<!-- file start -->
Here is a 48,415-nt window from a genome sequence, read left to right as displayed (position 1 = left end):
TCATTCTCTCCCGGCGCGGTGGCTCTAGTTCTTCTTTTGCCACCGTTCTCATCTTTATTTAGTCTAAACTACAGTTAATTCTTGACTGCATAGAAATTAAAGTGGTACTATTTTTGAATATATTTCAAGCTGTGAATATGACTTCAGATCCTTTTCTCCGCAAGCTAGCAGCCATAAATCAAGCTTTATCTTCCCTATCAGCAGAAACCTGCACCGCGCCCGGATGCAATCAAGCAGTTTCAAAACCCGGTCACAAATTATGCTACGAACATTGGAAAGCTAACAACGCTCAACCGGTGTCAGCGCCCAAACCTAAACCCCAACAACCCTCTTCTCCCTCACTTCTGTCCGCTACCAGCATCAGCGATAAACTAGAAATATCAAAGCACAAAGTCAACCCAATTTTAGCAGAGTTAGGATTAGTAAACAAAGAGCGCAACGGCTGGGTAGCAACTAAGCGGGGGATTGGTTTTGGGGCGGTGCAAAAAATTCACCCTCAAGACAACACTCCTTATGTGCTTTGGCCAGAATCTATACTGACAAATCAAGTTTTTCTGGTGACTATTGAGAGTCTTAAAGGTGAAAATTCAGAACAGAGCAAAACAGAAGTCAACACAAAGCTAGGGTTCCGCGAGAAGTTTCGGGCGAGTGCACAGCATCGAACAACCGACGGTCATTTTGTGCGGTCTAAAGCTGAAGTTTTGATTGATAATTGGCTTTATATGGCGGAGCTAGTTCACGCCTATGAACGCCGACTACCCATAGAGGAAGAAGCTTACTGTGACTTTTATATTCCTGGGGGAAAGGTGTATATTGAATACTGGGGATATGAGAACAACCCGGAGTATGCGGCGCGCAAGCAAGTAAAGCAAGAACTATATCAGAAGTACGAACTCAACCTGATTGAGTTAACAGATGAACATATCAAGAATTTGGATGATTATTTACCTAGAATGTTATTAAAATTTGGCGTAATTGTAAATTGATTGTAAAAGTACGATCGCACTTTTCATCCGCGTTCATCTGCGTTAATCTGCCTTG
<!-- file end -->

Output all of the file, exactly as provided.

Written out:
Here is a 48,415-nt window from a genome sequence, read left to right as displayed (position 1 = left end):
TCATTCTCTCCCGGCGCGGTGGCTCTAGTTCTTCTTTTGCCACCGTTCTCATCTTTATTTAGTCTAAACTACAGTTAATTCTTGACTGCATAGAAATTAAAGTGGTACTATTTTTGAATATATTTCAAGCTGTGAATATGACTTCAGATCCTTTTCTCCGCAAGCTAGCAGCCATAAATCAAGCTTTATCTTCCCTATCAGCAGAAACCTGCACCGCGCCCGGATGCAATCAAGCAGTTTCAAAACCCGGTCACAAATTATGCTACGAACATTGGAAAGCTAACAACGCTCAACCGGTGTCAGCGCCCAAACCTAAACCCCAACAACCCTCTTCTCCCTCACTTCTGTCCGCTACCAGCATCAGCGATAAACTAGAAATATCAAAGCACAAAGTCAACCCAATTTTAGCAGAGTTAGGATTAGTAAACAAAGAGCGCAACGGCTGGGTAGCAACTAAGCGGGGGATTGGTTTTGGGGCGGTGCAAAAAATTCACCCTCAAGACAACACTCCTTATGTGCTTTGGCCAGAATCTATACTGACAAATCAAGTTTTTCTGGTGACTATTGAGAGTCTTAAAGGTGAAAATTCAGAACAGAGCAAAACAGAAGTCAACACAAAGCTAGGGTTCCGCGAGAAGTTTCGGGCGAGTGCACAGCATCGAACAACCGACGGTCATTTTGTGCGGTCTAAAGCTGAAGTTTTGATTGATAATTGGCTTTATATGGCGGAGCTAGTTCACGCCTATGAACGCCGACTACCCATAGAGGAAGAAGCTTACTGTGACTTTTATATTCCTGGGGGAAAGGTGTATATTGAATACTGGGGATATGAGAACAACCCGGAGTATGCGGCGCGCAAGCAAGTAAAGCAAGAACTATATCAGAAGTACGAACTCAACCTGATTGAGTTAACAGATGAACATATCAAGAATTTGGATGATTATTTACCTAGAATGTTATTAAAATTTGGCGTAATTGTAAATTGATTGTAAAAGTACGATCGCACTTTTCATCCGCGTTCATCTGCGTTAATCTGCCTTG